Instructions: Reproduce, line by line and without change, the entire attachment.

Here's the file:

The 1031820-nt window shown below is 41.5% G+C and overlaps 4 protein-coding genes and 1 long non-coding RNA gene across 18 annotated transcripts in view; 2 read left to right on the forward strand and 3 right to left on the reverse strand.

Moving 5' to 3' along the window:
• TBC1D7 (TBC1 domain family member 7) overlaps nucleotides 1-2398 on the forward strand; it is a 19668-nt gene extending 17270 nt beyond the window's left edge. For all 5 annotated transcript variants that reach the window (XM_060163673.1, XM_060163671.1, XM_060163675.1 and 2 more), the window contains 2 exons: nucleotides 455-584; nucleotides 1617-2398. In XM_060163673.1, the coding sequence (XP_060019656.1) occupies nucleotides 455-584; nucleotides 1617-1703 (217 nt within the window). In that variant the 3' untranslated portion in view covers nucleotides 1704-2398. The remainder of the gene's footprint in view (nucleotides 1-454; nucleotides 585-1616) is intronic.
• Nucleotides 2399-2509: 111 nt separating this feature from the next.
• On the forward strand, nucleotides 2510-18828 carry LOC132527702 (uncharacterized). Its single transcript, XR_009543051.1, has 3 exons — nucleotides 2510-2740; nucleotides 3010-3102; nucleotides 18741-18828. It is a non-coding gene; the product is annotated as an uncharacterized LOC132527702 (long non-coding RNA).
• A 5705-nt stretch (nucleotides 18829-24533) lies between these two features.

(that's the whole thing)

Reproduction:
The 1031820-nt window shown below is 41.5% G+C and overlaps 4 protein-coding genes and 1 long non-coding RNA gene across 18 annotated transcripts in view; 2 read left to right on the forward strand and 3 right to left on the reverse strand.

Moving 5' to 3' along the window:
• TBC1D7 (TBC1 domain family member 7) overlaps nucleotides 1-2398 on the forward strand; it is a 19668-nt gene extending 17270 nt beyond the window's left edge. For all 5 annotated transcript variants that reach the window (XM_060163673.1, XM_060163671.1, XM_060163675.1 and 2 more), the window contains 2 exons: nucleotides 455-584; nucleotides 1617-2398. In XM_060163673.1, the coding sequence (XP_060019656.1) occupies nucleotides 455-584; nucleotides 1617-1703 (217 nt within the window). In that variant the 3' untranslated portion in view covers nucleotides 1704-2398. The remainder of the gene's footprint in view (nucleotides 1-454; nucleotides 585-1616) is intronic.
• Nucleotides 2399-2509: 111 nt separating this feature from the next.
• On the forward strand, nucleotides 2510-18828 carry LOC132527702 (uncharacterized). Its single transcript, XR_009543051.1, has 3 exons — nucleotides 2510-2740; nucleotides 3010-3102; nucleotides 18741-18828. It is a non-coding gene; the product is annotated as an uncharacterized LOC132527702 (long non-coding RNA).
• A 5705-nt stretch (nucleotides 18829-24533) lies between these two features.